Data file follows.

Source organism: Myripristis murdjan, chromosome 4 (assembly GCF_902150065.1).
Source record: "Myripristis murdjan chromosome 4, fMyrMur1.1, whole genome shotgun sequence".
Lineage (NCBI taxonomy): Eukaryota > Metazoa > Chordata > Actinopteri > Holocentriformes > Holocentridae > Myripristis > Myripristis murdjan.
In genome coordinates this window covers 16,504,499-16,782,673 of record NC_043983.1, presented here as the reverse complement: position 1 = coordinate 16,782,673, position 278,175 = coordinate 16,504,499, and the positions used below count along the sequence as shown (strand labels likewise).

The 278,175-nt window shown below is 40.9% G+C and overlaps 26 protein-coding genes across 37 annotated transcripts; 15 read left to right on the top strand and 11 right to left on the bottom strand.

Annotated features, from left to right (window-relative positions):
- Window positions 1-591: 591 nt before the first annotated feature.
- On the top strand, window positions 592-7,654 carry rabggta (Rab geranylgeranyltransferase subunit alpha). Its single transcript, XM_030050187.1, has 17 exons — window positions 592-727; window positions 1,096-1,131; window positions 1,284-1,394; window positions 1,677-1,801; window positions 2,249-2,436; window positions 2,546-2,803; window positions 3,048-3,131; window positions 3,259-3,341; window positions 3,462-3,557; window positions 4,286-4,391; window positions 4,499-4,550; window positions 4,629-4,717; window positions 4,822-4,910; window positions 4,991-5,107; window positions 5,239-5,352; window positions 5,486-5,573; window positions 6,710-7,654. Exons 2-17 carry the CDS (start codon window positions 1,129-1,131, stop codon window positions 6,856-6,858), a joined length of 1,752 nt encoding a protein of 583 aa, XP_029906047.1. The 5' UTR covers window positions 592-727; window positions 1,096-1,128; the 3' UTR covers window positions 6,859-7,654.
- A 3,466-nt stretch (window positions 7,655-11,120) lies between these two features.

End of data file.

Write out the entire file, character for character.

Source organism: Myripristis murdjan, chromosome 4 (assembly GCF_902150065.1).
Source record: "Myripristis murdjan chromosome 4, fMyrMur1.1, whole genome shotgun sequence".
Lineage (NCBI taxonomy): Eukaryota > Metazoa > Chordata > Actinopteri > Holocentriformes > Holocentridae > Myripristis > Myripristis murdjan.
In genome coordinates this window covers 16,504,499-16,782,673 of record NC_043983.1, presented here as the reverse complement: position 1 = coordinate 16,782,673, position 278,175 = coordinate 16,504,499, and the positions used below count along the sequence as shown (strand labels likewise).

The 278,175-nt window shown below is 40.9% G+C and overlaps 26 protein-coding genes across 37 annotated transcripts; 15 read left to right on the top strand and 11 right to left on the bottom strand.

Annotated features, from left to right (window-relative positions):
- Window positions 1-591: 591 nt before the first annotated feature.
- On the top strand, window positions 592-7,654 carry rabggta (Rab geranylgeranyltransferase subunit alpha). Its single transcript, XM_030050187.1, has 17 exons — window positions 592-727; window positions 1,096-1,131; window positions 1,284-1,394; window positions 1,677-1,801; window positions 2,249-2,436; window positions 2,546-2,803; window positions 3,048-3,131; window positions 3,259-3,341; window positions 3,462-3,557; window positions 4,286-4,391; window positions 4,499-4,550; window positions 4,629-4,717; window positions 4,822-4,910; window positions 4,991-5,107; window positions 5,239-5,352; window positions 5,486-5,573; window positions 6,710-7,654. Exons 2-17 carry the CDS (start codon window positions 1,129-1,131, stop codon window positions 6,856-6,858), a joined length of 1,752 nt encoding a protein of 583 aa, XP_029906047.1. The 5' UTR covers window positions 592-727; window positions 1,096-1,128; the 3' UTR covers window positions 6,859-7,654.
- A 3,466-nt stretch (window positions 7,655-11,120) lies between these two features.